A special smaller, 4-volume edition of Matsumoto’s Sci-fi adventure series No.5 (Number Five). You can see the regular-sized editions just to the right there. Apparently the larger album-sized work was collected in a size a little bit more… digestable to Japanese manga fans, collecting two of the previous-format editions at a time (with a spiffy prisma-foil logo!). No. 5 has the dubious distinction of being “the lowest selling Viz manga of all time” but it’s really outstanding stuff, at least what I’ve read of it. I hope (hope) that it’s eventually continued here in North America… maybe a physically smaller format with fewer total volumes in the series will aid that…? Maybe? Anybody?


Another great artist-oriented display was dedicated to Naoki Urasawa, creator of Monster. This display featured everything you might want to buy from Urasawa, including every volume of his popular 20th Century Boys and its continuation (not a sequel) 21st Century Boys, so-titled to mark the passing of the millennium. I ended up picking that book on the middle-left, simply titled Urasawa, as it was a 568 page tome that collected all of his early short stories in one place for about 10 bucks. It’s really neat watching his work develop over the course of the series, and I was amazed that even though I can’t “read” the work, it’s actually pretty easy to “read” the work and follow along with what’s going on thanks to his strong storytelling skills. I can’t see this ever making it to North America, and I’m glad I picked it up while I was there!



Tsutaya also had an outstanding selection of independent and “alternative” manga, with lots of beautiful little signs recommending books to check out. I bought a few things at random here just cuz, which is a sign that your merchandising is working. Collecting all of the more unique and interesting work in one (prominently located) space? Makes a lot of sense.


More indy/alt manga, including the new edition of Hell Babies, the artbook collecting work from Junko Mizuno. I bought that one. Just to the right of Junko’s artbook is a new(ish) three volume manga series by Mizuno that I picked up as well, and it’s just as strange and cute as her other stuff… I think I read somewhere that it’s been picked up for release in North America? Maybe by JAPress. Anyway. I spent as long as I physically could flipping through these and deciding on stuff to buy, but Andrew was getting a little impatient, and rightfully so: We had to get to the Kabuki!

Goodbye Tsutaya, you’ll live in my heart forever.


Fun-fact: The JR trains have screens that show where you are on your train line, and how many minutes it is to all of the other stations near you.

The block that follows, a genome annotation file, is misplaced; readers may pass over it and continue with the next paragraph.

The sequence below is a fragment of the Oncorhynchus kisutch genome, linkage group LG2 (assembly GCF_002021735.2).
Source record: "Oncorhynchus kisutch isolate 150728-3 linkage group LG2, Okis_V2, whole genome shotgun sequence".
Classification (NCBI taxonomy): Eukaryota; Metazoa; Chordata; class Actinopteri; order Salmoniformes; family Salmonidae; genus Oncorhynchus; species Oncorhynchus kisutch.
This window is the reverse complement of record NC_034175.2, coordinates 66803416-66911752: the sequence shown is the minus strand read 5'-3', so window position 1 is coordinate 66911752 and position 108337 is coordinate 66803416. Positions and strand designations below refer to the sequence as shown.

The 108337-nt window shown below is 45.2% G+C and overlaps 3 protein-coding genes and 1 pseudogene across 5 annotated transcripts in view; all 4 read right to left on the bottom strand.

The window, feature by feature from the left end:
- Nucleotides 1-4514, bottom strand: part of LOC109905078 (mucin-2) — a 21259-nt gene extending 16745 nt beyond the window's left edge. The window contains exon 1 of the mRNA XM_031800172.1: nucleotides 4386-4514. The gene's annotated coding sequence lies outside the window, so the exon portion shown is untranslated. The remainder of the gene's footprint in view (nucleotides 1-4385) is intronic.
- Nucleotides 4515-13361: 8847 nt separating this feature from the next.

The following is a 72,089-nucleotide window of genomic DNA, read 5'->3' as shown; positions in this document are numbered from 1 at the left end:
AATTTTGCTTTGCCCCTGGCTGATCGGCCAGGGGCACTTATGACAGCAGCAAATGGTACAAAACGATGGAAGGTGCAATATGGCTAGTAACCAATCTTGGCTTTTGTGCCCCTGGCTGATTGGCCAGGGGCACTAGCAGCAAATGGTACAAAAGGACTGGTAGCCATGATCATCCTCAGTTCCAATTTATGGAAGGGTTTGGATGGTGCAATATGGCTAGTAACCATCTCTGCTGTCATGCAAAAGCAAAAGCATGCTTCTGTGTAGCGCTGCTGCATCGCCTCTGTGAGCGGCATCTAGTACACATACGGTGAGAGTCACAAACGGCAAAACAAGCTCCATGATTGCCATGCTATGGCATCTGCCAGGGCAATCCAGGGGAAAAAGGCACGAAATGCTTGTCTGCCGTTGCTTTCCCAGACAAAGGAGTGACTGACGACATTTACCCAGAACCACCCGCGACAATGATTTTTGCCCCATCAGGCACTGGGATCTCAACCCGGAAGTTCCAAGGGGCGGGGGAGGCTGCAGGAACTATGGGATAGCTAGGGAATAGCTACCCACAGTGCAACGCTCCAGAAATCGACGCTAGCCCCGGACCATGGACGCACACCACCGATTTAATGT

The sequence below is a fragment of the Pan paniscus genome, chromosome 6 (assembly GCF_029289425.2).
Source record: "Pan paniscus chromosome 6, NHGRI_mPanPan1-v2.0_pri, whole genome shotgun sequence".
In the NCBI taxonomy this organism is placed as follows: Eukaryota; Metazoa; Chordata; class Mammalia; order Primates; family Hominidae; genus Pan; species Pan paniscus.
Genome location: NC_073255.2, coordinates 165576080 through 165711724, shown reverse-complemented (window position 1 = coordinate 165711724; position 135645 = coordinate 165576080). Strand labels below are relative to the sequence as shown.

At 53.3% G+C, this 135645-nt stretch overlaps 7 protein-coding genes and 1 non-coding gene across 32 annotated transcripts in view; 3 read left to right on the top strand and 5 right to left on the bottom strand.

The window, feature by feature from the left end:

These maps flip between Japanese (both Kanji and Hiragana), and English (romanji). It is fantastically easy to navigate the Tokyo train system.


It also shows you all of the connections to all of the other lines, which (helpfully) have their own colours too. Tokyo has the best goddamned transit I have ever witnessed.




We pulled into the fashionable high-end Ginza district of Tokyo. There was a giant video screen with various computer generated bodies doing aerobics, but they all had the head of a creepy old man. It was very “Creepy Richard”.


There’s a lot of money in Ginza, with the area nearest the JR station being very office- and business-oriented. We decided that we’d walk from the JR Train Station down to the Kabuki theatre to see the sights along the way. One the one hand I’m glad we did, as it really is a beautiful, and relatively “old” area of town…


…on the other hand, it was like 90 degrees outside and even in the shade, I couldn’t help sweating. Uggggh. If you just want to get to the Kabuki theatre, my recommendation is to hop on the subway from the Train Station, pay the dollar or whatever it is, and arrive quickly and coolly. But the pictures would have been much less interesting to you, I suppose.


Apparently it was some sort of holiday so many of the shops and businesses were closed for the day. This was the window display in the lobby of a high end boutique… It was absolutely incredible.


We stopped for a drink along the way, and found what I think might have been my favourite drink of the whole trip: Kirin Lemon Black. It’s like a slightly sweet carbonated lemonade with a real undertaste of ginger to give it a kick. Plus it was branded with Pirates of the Caribbean, which is something I guess? Anyway, my opinion of the drink may have been artificially inflated as I was so incredibly thirsty.



Outside one of the more exclusive-looking restaurants was this picture, of Ginza’s glamourous past. The writing on the sign says “Lunch: 7,350 yen, Dinner: 10,500 yen”. Or between 70 dollars and 100 dollars. Or so.




This little guy (used in my Valentine’s post) is one of the icons for Tenshodo, a model train and high-end jewelry maker.





So: Kabuki. Long story short, we got there and there was a two hour wait to get a chance to buy tickets. I kind of freaked out a little at the idea of waiting 2 hours to get a chance to buy tickets, to wait an hour for the show, for something I didn’t really want to see in the first place? So although we had planned to see Kabuki that day… We did not. Sorry Japan! Perhaps in the future!


We took the subway to the train station. The subway had a barber shop in it.

We went to Ramen Town! The Ramen Museum! It’s in Shin Yokohama, which is far enough away from Tokyo that it’s actually considered it’s own city (and not a suburb), but still only about 35-45 minutes away by JR train. Of course, if you’re like us and had a JR pass that let us use any train we wanted for one low price, you take the Shinkansen (bullet train) and you get there in like 8 minutes. It’s a little like taking a flight from JFK to Newark, rather than taking the subway… It’s quicker, but the locals will think you’re retarded…


On the top floor is the Raumen Museum (I’m just gonna spell it “ramen” from now on, since that’s how we spell it in North America…). Thrill to different balls of ramen!


See the different textures of Ramen!


Look! It’s cones… FILLED WITH GRAIN!

The Ramen Museum!

Heh, seriously though, the ramen museum IS really cool, because in the basement of the building is Ramen Town, a recreation of old-timey Japan that sells the best ramen you will ever eat.


So you enter ramen town and there’s one floor of old-timey buildings, a bar, games, etc. Then you descend into the lower level, and you’re surrounded by top notch ramen! The best ramen shops in Japan are invited to open up a sattellite restaurant here in Shin-Yokohama (new Yokohama) and serve their own local style of ramen. It was pretty cool.


The lamp-shades on the way down to Ramen Town were made of ramen.